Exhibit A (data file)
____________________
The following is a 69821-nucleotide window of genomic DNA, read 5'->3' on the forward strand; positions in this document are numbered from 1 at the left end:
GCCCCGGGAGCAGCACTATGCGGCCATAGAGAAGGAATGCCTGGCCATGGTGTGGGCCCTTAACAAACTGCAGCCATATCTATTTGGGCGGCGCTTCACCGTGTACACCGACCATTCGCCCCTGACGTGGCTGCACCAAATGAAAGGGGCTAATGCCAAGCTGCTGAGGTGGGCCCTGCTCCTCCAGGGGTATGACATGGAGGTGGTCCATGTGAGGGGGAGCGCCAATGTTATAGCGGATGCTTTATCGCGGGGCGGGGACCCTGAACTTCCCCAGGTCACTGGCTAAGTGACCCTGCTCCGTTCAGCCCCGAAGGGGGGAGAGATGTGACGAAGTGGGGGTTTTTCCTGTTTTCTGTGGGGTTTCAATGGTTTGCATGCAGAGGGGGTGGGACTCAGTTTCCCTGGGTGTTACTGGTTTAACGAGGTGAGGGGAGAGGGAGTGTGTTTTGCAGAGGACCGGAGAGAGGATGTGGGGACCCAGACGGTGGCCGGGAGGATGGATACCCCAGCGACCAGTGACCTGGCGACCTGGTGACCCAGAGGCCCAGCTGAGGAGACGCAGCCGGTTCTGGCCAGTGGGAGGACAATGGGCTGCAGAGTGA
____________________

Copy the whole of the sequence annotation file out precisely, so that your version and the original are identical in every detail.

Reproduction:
The following is a 69821-nucleotide window of genomic DNA, read 5'->3' on the forward strand; positions in this document are numbered from 1 at the left end:
GCCCCGGGAGCAGCACTATGCGGCCATAGAGAAGGAATGCCTGGCCATGGTGTGGGCCCTTAACAAACTGCAGCCATATCTATTTGGGCGGCGCTTCACCGTGTACACCGACCATTCGCCCCTGACGTGGCTGCACCAAATGAAAGGGGCTAATGCCAAGCTGCTGAGGTGGGCCCTGCTCCTCCAGGGGTATGACATGGAGGTGGTCCATGTGAGGGGGAGCGCCAATGTTATAGCGGATGCTTTATCGCGGGGCGGGGACCCTGAACTTCCCCAGGTCACTGGCTAAGTGACCCTGCTCCGTTCAGCCCCGAAGGGGGGAGAGATGTGACGAAGTGGGGGTTTTTCCTGTTTTCTGTGGGGTTTCAATGGTTTGCATGCAGAGGGGGTGGGACTCAGTTTCCCTGGGTGTTACTGGTTTAACGAGGTGAGGGGAGAGGGAGTGTGTTTTGCAGAGGACCGGAGAGAGGATGTGGGGACCCAGACGGTGGCCGGGAGGATGGATACCCCAGCGACCAGTGACCTGGCGACCTGGTGACCCAGAGGCCCAGCTGAGGAGACGCAGCCGGTTCTGGCCAGTGGGAGGACAATGGGCTGCAGAGTGA